Beirut- Hopes on the formation of the Lebanese government before Christmas and the New Year began fading after the emergence of a series of new obstacles.
According to informed sources, several problems, which are hard to overcome, emerged in the past few days, bringing Prime Minister-designate Saad Hariri’s efforts to form the cabinet into a standstill.
Among those obstacles is the insistence of the two main Shi’ite parties – Hezbollah and Amal Movement – on the formation of a 30-member cabinet. Such a request would bring back consultations to square one because they will require a new distribution of portfolios on the different political parties, said the sources.
Other obstacles include the rejection of some political parties to be allocated minister of state posts, they told Asharq Al-Awsat newspaper.
Such problems led to concerns at the Center House (Hariri’s residence in downtown Beirut) that the March 8 alliance and their ally President Michel Aoun would try to impose a deal on an electoral draft-law based on full proportional representation in return for facilitating the formation of the government.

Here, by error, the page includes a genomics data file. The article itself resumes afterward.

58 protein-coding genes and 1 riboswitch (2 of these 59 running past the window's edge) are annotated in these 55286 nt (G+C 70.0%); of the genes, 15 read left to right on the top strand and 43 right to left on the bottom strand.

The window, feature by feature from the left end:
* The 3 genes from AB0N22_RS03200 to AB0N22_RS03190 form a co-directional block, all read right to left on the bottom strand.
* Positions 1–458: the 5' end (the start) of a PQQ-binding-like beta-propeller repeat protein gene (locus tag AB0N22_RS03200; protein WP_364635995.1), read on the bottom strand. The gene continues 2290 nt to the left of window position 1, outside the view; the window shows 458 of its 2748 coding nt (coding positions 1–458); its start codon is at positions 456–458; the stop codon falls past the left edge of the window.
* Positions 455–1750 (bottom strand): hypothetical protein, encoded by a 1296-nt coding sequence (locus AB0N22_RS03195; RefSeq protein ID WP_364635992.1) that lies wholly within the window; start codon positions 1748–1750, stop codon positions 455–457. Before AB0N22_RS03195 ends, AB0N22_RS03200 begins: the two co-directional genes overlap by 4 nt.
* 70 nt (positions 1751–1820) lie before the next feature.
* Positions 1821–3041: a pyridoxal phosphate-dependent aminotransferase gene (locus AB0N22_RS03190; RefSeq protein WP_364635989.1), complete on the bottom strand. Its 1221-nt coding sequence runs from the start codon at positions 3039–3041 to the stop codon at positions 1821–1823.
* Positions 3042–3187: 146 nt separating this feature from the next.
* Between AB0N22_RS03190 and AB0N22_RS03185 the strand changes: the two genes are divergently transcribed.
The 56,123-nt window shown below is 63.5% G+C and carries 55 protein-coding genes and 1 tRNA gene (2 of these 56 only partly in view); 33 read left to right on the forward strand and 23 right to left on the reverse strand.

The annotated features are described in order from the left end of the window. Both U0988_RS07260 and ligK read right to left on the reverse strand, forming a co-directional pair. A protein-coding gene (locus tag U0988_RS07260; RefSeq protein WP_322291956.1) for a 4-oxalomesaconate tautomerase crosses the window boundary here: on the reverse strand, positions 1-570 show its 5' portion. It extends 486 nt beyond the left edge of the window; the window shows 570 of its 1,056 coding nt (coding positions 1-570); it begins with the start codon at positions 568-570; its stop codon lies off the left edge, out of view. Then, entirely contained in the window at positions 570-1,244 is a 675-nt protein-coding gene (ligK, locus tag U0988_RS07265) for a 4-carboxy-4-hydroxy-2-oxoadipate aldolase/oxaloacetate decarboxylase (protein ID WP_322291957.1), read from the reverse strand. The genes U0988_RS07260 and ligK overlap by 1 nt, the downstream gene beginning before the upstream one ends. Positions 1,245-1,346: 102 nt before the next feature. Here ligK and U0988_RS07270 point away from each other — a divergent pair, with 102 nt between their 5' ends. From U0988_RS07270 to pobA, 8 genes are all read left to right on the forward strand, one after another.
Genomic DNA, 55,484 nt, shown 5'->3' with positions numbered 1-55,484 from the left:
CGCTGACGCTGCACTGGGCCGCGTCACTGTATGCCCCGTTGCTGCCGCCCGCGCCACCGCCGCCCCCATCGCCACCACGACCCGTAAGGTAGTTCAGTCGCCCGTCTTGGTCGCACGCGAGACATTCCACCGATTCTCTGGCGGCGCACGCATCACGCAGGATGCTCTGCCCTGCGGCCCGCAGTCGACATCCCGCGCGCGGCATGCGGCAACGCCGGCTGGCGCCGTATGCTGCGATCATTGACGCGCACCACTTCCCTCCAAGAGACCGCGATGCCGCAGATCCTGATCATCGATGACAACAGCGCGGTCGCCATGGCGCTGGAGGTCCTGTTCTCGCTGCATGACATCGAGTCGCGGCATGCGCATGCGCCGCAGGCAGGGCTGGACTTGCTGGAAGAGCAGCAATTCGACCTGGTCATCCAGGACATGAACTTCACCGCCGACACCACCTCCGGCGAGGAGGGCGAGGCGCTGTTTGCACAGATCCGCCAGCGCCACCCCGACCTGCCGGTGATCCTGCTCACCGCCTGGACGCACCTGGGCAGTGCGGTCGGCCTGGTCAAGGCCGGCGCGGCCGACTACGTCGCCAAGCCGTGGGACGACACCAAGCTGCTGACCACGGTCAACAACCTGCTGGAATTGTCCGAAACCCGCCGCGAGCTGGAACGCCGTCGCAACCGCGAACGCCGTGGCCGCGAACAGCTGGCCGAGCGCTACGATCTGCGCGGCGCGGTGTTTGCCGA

But a law based fully on proportionality is totally rejected by Hariri’s Future Movement.
Future MP Jean Oghassabian stressed in remarks to a local radio station that the proportionality draft law would not be approved by the parliament, saying there can’t be full proportional representation as long as certain areas in the country are not fully under the control of the state.
“Such a law would take the country to more paralysis. There will be a problem on June 20 – the end of the parliament’s term – if we reject the extension of its tenure and the so-called 1960 law” that has governed previous elections.
Another Future MP, Mohammed al-Hajjar, did not rule out the possibility of some parties trying to link the cabinet formation to a deal on the proportional representation electoral draft-law.
The Future Movement rejects such a law amid the presence of illegitimate arms that stop the state from exercising sovereignty on all its territories, he said.
Lebanese parties have been divided between adopting a proportional vote law or a hybrid electoral law that includes aspects of the proportional and the current 1960 winner-take-all systems.